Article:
An amazing verse that puts this point in perfect perspective is 1 John 4:16, “So we have come to know and to believe the love that God has for us. God is love, and whoever abides in love abides in God, and God abides in him.” When we are abiding in God, we will always be in His love and have the ability to love at all times, in all circumstances, loving all people.

3. What Makes This Person Hard to Love?

Is it the way they treat you or others around you, is it the way they conduct their business or work, is it their words that cut so deep or the way they talk about people you love? There are many reasons someone may be hard for us to love, but I believe when we begin to examine the situation we can begin to realize our own faults in the matter.

Sometimes, the way we judge or see others is not out of love in the first place, so of course it is difficult to love them. Sometimes we don’t try to understand why people are the way they are and play the blame game instead of trying to get to know them in a deeper way, understanding the challenges they have faced and what they have gone through to make them act in the ways they do. Everybody is responsible for their own actions and choices, but we have the ability to be patient with others and realize that most people are left with scars in their lives that affect who they are on a day-to-day basis.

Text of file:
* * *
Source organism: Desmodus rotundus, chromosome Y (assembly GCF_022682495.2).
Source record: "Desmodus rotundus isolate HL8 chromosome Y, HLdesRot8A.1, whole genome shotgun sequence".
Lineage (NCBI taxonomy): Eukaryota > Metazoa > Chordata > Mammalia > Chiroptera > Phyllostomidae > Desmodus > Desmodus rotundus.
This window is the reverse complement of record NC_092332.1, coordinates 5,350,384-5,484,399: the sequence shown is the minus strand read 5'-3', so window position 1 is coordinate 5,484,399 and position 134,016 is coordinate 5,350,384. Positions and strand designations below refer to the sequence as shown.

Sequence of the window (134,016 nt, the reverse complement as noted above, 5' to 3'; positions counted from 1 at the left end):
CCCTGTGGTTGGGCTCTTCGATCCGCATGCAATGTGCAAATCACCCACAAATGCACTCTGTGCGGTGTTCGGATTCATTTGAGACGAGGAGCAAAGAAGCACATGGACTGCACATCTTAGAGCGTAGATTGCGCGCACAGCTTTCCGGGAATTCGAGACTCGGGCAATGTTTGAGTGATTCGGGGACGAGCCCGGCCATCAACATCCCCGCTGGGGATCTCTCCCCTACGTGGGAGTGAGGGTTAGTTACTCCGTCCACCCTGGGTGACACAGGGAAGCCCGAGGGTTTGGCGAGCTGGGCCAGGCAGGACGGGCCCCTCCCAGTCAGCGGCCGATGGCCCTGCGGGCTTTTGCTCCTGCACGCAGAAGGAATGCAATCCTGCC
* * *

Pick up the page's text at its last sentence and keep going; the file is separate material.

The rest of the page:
In 1 Samuel 16:7, this truth is proclaimed, “But the LORD said to Samuel, “Do not look at his appearance or at the height of his stature, because I have rejected him; for God sees not as man sees, for man looks at the outward appearance, but the LORD looks at the heart.”

We cannot trust our first instinct or judgment. If we want God’s heart for an individual we need to press in and seek His wisdom and truth about them. I believe this will give us better perspective, grace, and patience in the way we love people.

4. Are You a Difficult Person to Love?

This is probably the most crucial question of all. You may be wondering why this would have anything to do with you, but when it comes down to it, we have all been difficult people to love. We have been difficult for our parents, our friends, our spouses, our bosses, our mentors. Examining your own faults can humble you when it is difficult to love someone. Because Jesus didn’t just die for the sin of the difficult person in our life, He died for yours too, and you also need His grace every single day. 

Ultimately, this love that we need died on a Cross for us. This love conquered death and sin and shame. When we encounter difficult people, we need to reflect on Jesus for our wisdom and rely on His never ending love supply to foster a deeper love for the people around us, even the hard ones.

Because when Jesus lived out His life on earth, the Bible clearly shows us His love was abounding in every situation that took place, every word He spoke, every step He walked. He was purposeful in the way He loved others, and we too can have purpose in our love when we train ourselves to rest in the love of Jesus and learn to reflect that love to those around us. In doing so, we can begin to believe that we can love anyone we come in contact with because Jesus has empowered us to do so.